Parenthood can be an art. This art involves patience (understatement of the century). This art involves love and care beyond imagination. And to some degree — on some level — this art is, at its core, the art of manipulation.
I mean, sorry, but really… It’s about training our kids to be decent people. To take basic care of themselves. To respect us and others. To be healthy. To enjoy life.
We are training them for something that we have come to understand time and time again to be, sure, challenging, exhausting, and scary at times, but also fun, beautiful, and full of companionship, if you just look at it in the right way.
It’s life, and as we get through it and teach our little loves how to do so, as well, it can be helpful to develop some strategies, and to hear what in the world other parents are doing in order to get their kids to do the basics.
When I’m not writing about babies and parenting, I’m living this stuff as a mom to two toddlers of my own. And so, based on the daily (beautiful) battle that is my existence, as well as the wisdom of other moms, I present to you some rather fool-proof hacks for getting kids to do these 20 things. (Thank us later.)
20 Ready To Ride
This one is at the top of my list for good reason. In the last, say, three weeks, my youngest has taken up a little game that is really, really annoying.
See, one time when her papa was trying to click her into her car seat, she realized she could get a reaction and prolonged attention if she stood up in the seat, smiling and procrastinating as she refused to sit her butt down.
I didn’t give her the reaction she wanted. It was tempting to laugh, or to show obvious frustration as she monkeyed around when I was trying to overcome that one last obstacle to getting out the fricking door, but instead I calmly explained what she needed to do and gave her one last chance to do it on her own before seating her myself.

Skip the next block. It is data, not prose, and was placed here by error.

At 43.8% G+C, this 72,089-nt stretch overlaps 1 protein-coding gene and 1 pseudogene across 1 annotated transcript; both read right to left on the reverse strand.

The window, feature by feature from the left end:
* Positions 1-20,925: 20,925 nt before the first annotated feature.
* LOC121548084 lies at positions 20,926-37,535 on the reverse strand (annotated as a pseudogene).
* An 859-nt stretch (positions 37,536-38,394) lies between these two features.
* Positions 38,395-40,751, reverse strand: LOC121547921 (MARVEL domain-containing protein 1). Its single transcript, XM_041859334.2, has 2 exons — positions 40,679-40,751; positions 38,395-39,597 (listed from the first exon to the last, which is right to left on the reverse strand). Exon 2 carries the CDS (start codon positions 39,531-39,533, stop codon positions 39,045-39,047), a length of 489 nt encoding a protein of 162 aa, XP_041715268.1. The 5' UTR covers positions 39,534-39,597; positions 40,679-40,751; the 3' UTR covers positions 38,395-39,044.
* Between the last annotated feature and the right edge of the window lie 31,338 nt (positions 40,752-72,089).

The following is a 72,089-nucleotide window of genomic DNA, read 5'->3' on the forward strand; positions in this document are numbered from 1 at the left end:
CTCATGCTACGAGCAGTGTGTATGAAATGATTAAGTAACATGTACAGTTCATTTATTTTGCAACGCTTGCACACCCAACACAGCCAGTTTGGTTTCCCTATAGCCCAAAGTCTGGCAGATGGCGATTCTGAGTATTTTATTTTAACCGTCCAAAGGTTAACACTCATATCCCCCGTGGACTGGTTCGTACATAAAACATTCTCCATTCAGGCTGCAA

Oh, and I used the ever-popular countdown method: “OK, last chance: 3, 2, 1… plop down!”
And when she sits right away with no games, she gets abundant praise.
19 Clean Those Pearly Whites
No joke: My kids beg to do “brush-teeth” time, and if they don’t get to floss first, they’re pissed. I think my main “hack” is that I’m big on dental hygiene and am sure to floss and brush twice a day myself, so of course they want to also.
My other tricks? We started using a washcloth to rub the gums of our newborns. We moved on to teether brushes for a nightly rub, then transitioned to brushing their early teeth ourselves at least once a day, and then gradually let them join the effort and moving toward twice-a-day full-on brushings. No gap in brushing action as the months passed.
Here are some ideas from a mom writing at Babble.com: Have them go through the Happy Birthday song (twice) in their heads to actually brush enough, let them brush “on the go” (not just in the bathroom), have them show off their brushing skills to the family pet, use The Disney Magic Timer app to make it a fun game, let them pick out their own brush, play their fave song, show them their teeth in a mirror to explain the connection between the brushing and the appearance of those teeth, or use good old-fashioned bribery.
18 Drink From A Bottle
Because parents to toddlers may be wading through so much chaos that they don’t even have time to read something like this, let’s be sure to include something for expectant or brand-new parents, too: baby stuff.